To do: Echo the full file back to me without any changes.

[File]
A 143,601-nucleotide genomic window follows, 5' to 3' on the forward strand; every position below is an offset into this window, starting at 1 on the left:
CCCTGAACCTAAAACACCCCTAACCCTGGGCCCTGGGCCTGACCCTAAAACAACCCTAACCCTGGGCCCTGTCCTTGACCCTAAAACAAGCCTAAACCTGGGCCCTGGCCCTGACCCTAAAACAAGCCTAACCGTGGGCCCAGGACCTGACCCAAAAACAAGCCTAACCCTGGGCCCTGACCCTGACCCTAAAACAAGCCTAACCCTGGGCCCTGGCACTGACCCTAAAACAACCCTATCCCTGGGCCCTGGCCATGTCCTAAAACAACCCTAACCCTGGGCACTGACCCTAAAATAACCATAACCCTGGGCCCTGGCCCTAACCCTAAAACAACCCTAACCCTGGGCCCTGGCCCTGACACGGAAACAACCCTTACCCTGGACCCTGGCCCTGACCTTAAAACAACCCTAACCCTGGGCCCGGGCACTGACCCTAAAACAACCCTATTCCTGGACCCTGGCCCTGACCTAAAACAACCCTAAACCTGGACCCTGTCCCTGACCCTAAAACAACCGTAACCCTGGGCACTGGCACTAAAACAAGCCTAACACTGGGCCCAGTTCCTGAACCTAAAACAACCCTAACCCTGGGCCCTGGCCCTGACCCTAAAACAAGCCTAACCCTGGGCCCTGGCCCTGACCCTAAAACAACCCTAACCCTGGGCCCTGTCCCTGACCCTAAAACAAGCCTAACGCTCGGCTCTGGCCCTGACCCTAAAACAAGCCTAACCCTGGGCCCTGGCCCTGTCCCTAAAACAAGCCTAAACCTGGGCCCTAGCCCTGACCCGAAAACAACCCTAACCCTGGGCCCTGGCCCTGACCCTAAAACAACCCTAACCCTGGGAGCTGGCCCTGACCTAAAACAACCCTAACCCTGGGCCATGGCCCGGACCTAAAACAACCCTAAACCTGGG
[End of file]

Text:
A 143,601-nucleotide genomic window follows, 5' to 3' on the forward strand; every position below is an offset into this window, starting at 1 on the left:
CCCTGAACCTAAAACACCCCTAACCCTGGGCCCTGGGCCTGACCCTAAAACAACCCTAACCCTGGGCCCTGTCCTTGACCCTAAAACAAGCCTAAACCTGGGCCCTGGCCCTGACCCTAAAACAAGCCTAACCGTGGGCCCAGGACCTGACCCAAAAACAAGCCTAACCCTGGGCCCTGACCCTGACCCTAAAACAAGCCTAACCCTGGGCCCTGGCACTGACCCTAAAACAACCCTATCCCTGGGCCCTGGCCATGTCCTAAAACAACCCTAACCCTGGGCACTGACCCTAAAATAACCATAACCCTGGGCCCTGGCCCTAACCCTAAAACAACCCTAACCCTGGGCCCTGGCCCTGACACGGAAACAACCCTTACCCTGGACCCTGGCCCTGACCTTAAAACAACCCTAACCCTGGGCCCGGGCACTGACCCTAAAACAACCCTATTCCTGGACCCTGGCCCTGACCTAAAACAACCCTAAACCTGGACCCTGTCCCTGACCCTAAAACAACCGTAACCCTGGGCACTGGCACTAAAACAAGCCTAACACTGGGCCCAGTTCCTGAACCTAAAACAACCCTAACCCTGGGCCCTGGCCCTGACCCTAAAACAAGCCTAACCCTGGGCCCTGGCCCTGACCCTAAAACAACCCTAACCCTGGGCCCTGTCCCTGACCCTAAAACAAGCCTAACGCTCGGCTCTGGCCCTGACCCTAAAACAAGCCTAACCCTGGGCCCTGGCCCTGTCCCTAAAACAAGCCTAAACCTGGGCCCTAGCCCTGACCCGAAAACAACCCTAACCCTGGGCCCTGGCCCTGACCCTAAAACAACCCTAACCCTGGGAGCTGGCCCTGACCTAAAACAACCCTAACCCTGGGCCATGGCCCGGACCTAAAACAACCCTAAACCTGGG